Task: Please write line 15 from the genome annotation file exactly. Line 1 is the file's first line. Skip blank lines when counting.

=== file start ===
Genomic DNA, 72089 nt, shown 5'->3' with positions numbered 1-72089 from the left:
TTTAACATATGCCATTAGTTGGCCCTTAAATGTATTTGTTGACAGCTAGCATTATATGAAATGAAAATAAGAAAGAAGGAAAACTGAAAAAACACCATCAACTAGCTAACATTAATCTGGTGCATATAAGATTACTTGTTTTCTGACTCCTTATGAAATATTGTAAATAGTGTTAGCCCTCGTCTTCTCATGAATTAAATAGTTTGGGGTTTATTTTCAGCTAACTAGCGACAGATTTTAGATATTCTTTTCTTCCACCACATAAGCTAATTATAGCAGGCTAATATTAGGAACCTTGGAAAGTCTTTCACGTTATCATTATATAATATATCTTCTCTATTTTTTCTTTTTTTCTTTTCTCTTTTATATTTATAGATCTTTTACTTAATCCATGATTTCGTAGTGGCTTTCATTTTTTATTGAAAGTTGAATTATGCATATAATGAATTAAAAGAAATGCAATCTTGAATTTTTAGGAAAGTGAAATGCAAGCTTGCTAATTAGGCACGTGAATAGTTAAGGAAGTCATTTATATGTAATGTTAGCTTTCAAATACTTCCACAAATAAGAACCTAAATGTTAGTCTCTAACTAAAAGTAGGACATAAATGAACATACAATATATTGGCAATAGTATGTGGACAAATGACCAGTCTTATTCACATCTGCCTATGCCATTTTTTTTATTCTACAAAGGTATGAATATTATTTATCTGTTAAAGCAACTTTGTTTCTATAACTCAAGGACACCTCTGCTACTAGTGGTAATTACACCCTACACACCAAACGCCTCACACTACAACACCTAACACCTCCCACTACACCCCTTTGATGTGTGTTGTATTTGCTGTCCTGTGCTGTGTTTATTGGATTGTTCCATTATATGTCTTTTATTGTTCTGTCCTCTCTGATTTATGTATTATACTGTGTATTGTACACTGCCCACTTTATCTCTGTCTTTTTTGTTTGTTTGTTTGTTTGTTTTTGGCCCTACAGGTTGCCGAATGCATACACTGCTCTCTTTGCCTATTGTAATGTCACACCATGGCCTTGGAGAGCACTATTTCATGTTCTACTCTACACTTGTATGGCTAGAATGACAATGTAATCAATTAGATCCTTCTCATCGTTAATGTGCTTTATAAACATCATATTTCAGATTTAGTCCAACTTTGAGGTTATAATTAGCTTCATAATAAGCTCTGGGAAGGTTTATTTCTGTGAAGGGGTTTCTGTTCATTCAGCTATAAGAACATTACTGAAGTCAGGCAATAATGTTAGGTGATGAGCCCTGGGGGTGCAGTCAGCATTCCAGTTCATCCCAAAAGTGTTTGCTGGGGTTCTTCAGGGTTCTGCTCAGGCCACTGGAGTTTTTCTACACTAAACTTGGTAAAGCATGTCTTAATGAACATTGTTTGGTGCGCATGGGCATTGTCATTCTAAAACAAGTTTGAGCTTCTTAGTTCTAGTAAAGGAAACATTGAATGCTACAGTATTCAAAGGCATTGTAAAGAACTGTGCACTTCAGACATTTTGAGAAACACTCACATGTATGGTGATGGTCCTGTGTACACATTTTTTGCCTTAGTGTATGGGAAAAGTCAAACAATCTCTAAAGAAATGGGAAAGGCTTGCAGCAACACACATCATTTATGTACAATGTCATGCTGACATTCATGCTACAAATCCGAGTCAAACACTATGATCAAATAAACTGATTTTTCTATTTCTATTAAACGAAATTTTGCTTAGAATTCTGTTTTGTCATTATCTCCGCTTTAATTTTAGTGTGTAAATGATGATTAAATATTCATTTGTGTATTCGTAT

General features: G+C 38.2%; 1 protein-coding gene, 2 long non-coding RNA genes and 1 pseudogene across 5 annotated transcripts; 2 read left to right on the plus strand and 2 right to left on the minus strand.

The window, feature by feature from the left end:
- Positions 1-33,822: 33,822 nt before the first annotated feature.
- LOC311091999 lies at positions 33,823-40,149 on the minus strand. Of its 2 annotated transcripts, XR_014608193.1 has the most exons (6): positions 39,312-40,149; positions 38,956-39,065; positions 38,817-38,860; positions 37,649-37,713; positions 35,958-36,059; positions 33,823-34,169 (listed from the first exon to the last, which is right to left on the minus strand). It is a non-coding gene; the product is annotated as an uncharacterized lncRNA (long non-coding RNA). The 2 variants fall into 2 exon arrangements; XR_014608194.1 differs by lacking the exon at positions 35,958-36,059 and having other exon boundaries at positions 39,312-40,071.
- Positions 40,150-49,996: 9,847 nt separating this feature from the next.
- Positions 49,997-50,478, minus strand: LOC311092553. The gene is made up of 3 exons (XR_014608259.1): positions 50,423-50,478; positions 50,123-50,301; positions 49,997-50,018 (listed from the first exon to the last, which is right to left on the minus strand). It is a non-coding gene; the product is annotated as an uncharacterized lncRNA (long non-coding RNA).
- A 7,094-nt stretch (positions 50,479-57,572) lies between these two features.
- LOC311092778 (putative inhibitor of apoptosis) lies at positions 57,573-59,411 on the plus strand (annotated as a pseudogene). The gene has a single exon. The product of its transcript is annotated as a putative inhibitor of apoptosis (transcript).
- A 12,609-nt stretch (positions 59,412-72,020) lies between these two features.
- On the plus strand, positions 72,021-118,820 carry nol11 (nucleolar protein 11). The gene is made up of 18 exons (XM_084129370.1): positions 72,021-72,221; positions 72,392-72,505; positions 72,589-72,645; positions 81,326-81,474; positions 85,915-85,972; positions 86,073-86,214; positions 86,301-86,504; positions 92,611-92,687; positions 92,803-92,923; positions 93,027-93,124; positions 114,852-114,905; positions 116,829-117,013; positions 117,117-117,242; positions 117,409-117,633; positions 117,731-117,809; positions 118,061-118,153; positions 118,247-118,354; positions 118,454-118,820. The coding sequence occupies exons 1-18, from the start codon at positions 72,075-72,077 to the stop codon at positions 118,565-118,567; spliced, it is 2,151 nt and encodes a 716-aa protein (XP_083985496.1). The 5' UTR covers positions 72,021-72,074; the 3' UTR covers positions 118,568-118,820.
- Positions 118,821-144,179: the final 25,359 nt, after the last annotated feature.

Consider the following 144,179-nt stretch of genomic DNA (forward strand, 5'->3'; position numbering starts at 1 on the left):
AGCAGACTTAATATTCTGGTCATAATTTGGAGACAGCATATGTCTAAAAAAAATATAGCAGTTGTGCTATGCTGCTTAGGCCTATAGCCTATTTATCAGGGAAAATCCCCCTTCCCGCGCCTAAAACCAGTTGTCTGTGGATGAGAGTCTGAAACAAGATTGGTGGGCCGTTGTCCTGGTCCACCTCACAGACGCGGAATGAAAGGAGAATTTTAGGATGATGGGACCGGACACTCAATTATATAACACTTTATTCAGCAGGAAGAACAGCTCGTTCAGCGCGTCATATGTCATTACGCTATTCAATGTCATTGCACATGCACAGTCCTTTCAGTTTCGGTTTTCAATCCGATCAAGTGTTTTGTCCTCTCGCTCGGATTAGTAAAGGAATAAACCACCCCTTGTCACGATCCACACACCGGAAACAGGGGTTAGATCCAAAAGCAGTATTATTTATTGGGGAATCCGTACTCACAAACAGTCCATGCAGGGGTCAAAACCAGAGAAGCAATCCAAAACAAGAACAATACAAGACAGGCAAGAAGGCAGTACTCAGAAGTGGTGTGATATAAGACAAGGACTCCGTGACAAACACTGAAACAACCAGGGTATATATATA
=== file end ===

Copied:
AGCAGACTTAATATTCTGGTCATAATTTGGAGACAGCATATGTCTAAAAAAAATATAGCAGTTGTGCTATGCTGCTTAGGCCTATAGCCTATTTATCAGGGAAAATCCCCCTTCCCGCGCCTAAAACCAGTTGTCTGTGGATGAGAGTCTGAAACAAGATTGGTGGGCCGTTGTCCTGGTCCACCTCACAGACGCGGAATGAAAGGAGAATTTTAGGATGATGGGACCGGACACTCAATTATATAACACTTTATTCAGCAGGAAGAACAGCTCGTTCAGCGCGTCATATGTCATTACGCTATTCAATGTCATTGCACATGCACAGTCCTTTCAGTTTCGGTTTTCAATCCGATCAAGTGTTTTGTCCTCTCGCTCGGATTAGTAAAGGAATAAACCACCCCTTGTCACGATCCACACACCGGAAACAGGGGTTAGATCCAAAAGCAGTATTATTTATTGGGGAATCCGTACTCACAAACAGTCCATGCAGGGGTCAAAACCAGAGAAGCAATCCAAAACAAGAACAATACAAGACAGGCAAGAAGGCAGTACTCAGAAGTGGTGTGATATAAGACAAGGACTCCGTGACAAACACTGAAACAACCAGGGTATATATATA